Fighting For
Employee And Union Rights
Fighting For
Employee And Union Rights

What are the medical-vocational guidelines?

On Behalf of | May 11, 2023 | Social Security Disability

When determining a person’s disability status, the Social Security Administration (SSA) takes three important factors into account: age, education and work experience. These elements inform their decisions when assessing the person’s ability to perform similar or less demanding work. 

The SSA then uses medical-vocational guidelines to decide whether a person is disabled for the purposes of awarding disability benefits.

How do these factors influence decisions?

When deciding whether a person can perform similar or less demanding jobs in light of a serious health condition, the SSA recognizes that certain factors make it unrealistic or impossible for someone to secure gainful employment.

  • Advanced age: Workers 50 and older may have a lower chance of being retrained or adapting to new workplaces. The older a person is, the more their age can affect the SSA’s determination of disability.
  • Lack of a work history with substantial gainful activity or transferable skills: The SSA can find a person disabled if their work history consists mainly of unskilled roles or jobs with skills that are so specific they do not transfer to other occupations.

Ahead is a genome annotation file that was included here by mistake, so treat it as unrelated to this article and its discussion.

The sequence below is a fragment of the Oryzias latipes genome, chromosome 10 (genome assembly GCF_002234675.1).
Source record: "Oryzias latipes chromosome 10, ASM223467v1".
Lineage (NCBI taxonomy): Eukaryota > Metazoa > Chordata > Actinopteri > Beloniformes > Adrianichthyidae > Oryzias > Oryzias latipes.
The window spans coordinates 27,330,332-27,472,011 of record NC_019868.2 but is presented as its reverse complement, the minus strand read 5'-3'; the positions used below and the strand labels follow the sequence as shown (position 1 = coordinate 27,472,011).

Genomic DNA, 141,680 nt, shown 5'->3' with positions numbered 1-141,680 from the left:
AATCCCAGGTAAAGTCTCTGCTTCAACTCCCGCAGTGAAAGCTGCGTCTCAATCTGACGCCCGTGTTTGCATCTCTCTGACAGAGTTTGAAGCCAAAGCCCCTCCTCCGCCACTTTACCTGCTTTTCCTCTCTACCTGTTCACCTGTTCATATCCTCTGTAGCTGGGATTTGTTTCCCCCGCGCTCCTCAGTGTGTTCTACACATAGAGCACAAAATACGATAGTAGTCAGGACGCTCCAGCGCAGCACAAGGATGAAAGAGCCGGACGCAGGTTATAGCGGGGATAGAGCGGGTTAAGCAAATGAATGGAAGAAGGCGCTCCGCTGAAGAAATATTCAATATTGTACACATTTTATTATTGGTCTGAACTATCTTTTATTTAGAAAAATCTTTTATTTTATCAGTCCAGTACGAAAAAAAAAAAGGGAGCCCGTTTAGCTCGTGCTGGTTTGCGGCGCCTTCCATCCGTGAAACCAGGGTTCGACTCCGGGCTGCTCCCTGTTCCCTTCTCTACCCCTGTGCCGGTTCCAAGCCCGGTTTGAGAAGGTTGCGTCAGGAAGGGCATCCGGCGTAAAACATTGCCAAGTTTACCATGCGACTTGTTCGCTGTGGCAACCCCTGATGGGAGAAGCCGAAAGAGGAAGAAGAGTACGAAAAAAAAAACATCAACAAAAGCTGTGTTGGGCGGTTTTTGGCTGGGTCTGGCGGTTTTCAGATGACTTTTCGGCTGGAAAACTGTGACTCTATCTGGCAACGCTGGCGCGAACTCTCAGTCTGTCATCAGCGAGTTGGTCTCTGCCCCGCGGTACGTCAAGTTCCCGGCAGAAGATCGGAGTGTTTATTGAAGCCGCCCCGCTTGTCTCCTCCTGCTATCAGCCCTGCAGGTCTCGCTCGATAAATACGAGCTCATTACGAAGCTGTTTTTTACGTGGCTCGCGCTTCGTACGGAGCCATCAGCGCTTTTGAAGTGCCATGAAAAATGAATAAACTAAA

• Less education: Workers who have at least graduated high school generally have an easier time securing skilled employment than those with little or no formal education.

Based on this information and the person’s residual functional capacity (RFC), the SSA will decide whether they are disabled using their grids or guidelines.

Examples to consider

To see how this might work, let’s consider a few examples:

  • A 55-year-old man with a high school diploma and a work history with non-transferable skills can be disabled, while a 35-year-old man with the same education and work history may not be disabled.
  • A 62-year-old woman with limited education may not be disabled if the SSA determines she has transferable skills. If her skills are not transferable, they can decide she is disabled.

These examples show how age, education and previous work experience can affect disability determinations.

Applying for SSDI can take more time and effort than people would like, especially when they are also tackling physical, mental and financial issues related to a serious health condition. However, this information, along with the help of an experienced attorney, can help people pursue the benefits they deserve.